Aceclofenac is a non-steroidal agent with marked anti-inflammatory and analgesic properties.
The mode of action of aceclofenac is largely based on the inhibition to prostaglandin synthesis. Aceclofenac is a potent inhibitor of the enzyme cyclo-oxygenase, which is involved in the production of prostaglandins.
After oral administration, aceclofenac is rapidly and completely absorbed as unchanged drug. Peak plasma concentrations are reached approximately 1.25 to 3.00 hours following ingestion. Aceclofenac penetrates into the synovial fluid, where the concentrations reach approximately 57% of those in plasma. The volume of distribution is approximately 25 L.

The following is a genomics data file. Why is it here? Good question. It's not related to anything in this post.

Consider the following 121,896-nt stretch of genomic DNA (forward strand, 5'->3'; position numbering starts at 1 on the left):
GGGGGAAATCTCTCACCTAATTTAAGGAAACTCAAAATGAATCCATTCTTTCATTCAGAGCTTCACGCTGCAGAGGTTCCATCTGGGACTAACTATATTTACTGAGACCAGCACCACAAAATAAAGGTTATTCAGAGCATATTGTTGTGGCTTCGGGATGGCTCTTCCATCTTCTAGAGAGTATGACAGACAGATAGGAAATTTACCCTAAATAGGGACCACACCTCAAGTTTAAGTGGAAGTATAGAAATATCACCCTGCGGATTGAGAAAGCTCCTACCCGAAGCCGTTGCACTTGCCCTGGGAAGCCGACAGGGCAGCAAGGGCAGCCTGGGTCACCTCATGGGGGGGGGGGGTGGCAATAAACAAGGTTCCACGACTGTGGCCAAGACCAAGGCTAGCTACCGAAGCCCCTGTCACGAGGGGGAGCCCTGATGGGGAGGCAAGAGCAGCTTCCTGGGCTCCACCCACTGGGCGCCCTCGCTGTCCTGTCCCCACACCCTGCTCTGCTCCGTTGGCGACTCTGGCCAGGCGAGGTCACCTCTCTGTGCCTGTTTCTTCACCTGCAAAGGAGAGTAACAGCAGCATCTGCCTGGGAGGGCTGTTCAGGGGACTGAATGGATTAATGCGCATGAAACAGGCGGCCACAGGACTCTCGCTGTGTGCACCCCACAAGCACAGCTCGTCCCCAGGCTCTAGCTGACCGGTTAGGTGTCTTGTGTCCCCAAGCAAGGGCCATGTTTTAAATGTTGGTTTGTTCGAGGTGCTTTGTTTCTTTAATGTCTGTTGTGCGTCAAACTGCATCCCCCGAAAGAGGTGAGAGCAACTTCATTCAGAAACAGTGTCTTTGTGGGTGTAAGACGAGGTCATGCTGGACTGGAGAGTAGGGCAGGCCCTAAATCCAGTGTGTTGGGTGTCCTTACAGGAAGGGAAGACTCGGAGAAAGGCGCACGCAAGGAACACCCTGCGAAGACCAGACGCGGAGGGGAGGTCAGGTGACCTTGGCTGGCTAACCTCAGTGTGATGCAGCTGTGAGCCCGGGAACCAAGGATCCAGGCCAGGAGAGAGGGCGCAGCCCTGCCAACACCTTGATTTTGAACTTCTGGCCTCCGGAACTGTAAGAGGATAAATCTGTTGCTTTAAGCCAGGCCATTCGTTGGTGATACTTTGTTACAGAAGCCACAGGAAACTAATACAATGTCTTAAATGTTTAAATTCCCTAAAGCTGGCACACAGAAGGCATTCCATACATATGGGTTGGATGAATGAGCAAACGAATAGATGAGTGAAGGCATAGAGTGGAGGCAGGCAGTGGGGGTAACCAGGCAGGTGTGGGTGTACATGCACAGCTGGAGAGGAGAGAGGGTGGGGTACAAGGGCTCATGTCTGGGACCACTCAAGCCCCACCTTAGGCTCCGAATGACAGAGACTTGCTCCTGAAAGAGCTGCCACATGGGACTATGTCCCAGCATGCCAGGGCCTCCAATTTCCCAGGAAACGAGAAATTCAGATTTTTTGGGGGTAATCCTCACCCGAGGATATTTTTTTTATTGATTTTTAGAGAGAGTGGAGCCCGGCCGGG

The mean plasma elimination half-life is around 4 hours. Aceclofenac is highly protein- bound (>99%). Aceclofenac circulates mainly as unchanged drug. 4'
hydroxyaceclofenac is the main metabolite detected in plasma. Approximately two thirds of the administered dose is excreted via the urine, mainly as hydroxymetabolites.
No changes in the pharmacokinetics of aceclofenac have been detected in the elderly.
The results from preclinical studies conducted with aceclofenac are consistent with those expected for NSAIDs. The principal target organ was the gastro-intestinal tract.
No unexpected findings were recorded.
Aceclofenac was not considered to have any mutagenic activity in three in vitro studies and an in vivo study in the mouse.
Aceclofenac was not found to be carcinogenic in either the mouse or rat.